Sarah Mebane


Sarah Mebane

Time is flying by so fast, but I’m still on summer vacation. So, there is pretty much no excuse to have gone this long without writing the final post from my trip. Maybe I just don’t want it to really be over… After six amazing weeks in Central America – during which time I explored 5 different countries, unpacked and re-packed my backpack to move 16 times, stayed in 14 places (including the homes of 2 different families), met countless people (many I can now call friends), took thousands of pictures, and made more memories than I could have imagined – ended in a whirlwind. The itinerary for my last couple of days was packed. After 3 nights in El Salvador, we were going to travel to Honduras (through Guatemala, so 2 border crossings) where ... read more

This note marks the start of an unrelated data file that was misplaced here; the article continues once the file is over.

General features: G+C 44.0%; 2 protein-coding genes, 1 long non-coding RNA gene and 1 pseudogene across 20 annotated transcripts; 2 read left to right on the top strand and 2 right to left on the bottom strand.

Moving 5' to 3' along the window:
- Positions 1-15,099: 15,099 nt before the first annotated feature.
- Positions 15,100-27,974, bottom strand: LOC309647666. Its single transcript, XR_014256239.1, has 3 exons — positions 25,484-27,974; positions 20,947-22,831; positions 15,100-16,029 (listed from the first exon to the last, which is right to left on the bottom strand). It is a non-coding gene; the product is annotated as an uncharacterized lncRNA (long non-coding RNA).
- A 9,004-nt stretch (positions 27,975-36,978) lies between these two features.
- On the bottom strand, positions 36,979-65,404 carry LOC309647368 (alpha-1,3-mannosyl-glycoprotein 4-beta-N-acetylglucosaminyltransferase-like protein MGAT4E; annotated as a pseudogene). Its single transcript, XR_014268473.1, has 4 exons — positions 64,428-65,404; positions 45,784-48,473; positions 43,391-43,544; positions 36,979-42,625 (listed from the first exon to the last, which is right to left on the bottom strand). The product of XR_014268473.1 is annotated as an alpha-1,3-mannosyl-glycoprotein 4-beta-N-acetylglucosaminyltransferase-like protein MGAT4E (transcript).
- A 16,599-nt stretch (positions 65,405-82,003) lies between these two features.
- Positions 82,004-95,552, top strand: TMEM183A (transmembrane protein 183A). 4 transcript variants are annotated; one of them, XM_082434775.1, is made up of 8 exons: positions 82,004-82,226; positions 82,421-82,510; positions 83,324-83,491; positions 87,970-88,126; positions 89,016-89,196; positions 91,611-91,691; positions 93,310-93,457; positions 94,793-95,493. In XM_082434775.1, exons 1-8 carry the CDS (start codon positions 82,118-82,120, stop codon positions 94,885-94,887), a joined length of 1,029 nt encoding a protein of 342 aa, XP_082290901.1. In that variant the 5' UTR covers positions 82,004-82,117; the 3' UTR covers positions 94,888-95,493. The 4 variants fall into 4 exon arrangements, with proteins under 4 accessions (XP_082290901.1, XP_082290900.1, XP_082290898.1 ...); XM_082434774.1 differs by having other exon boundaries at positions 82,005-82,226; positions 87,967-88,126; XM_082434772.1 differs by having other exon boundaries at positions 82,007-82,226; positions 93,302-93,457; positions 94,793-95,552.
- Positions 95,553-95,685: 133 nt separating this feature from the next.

The drive from Suchitoto, El Salvador to Conception Ataco, El Salvador was the only completely uneventful trip. It was only a few hours. We left Suchitoto early afternoon and we arrived in Ataco early afternoon. Although the cities were very different, they had some similarities. For example, they were both very quiet – where things (including restaurants) close down very early. They are both completely the opposite of touristy. We were in Suchitoto for 1 night and Ataco for 3 – those three nights in El Salvador were the most “back road” of our whole trip. Lots of people looked at us with curiosity, but the energy was friendly. Our first night in Ataco was one of our quietest nights. We toured the town, which took about 15 minutes. We walked along peaceful cobblestone streets, taking ... read more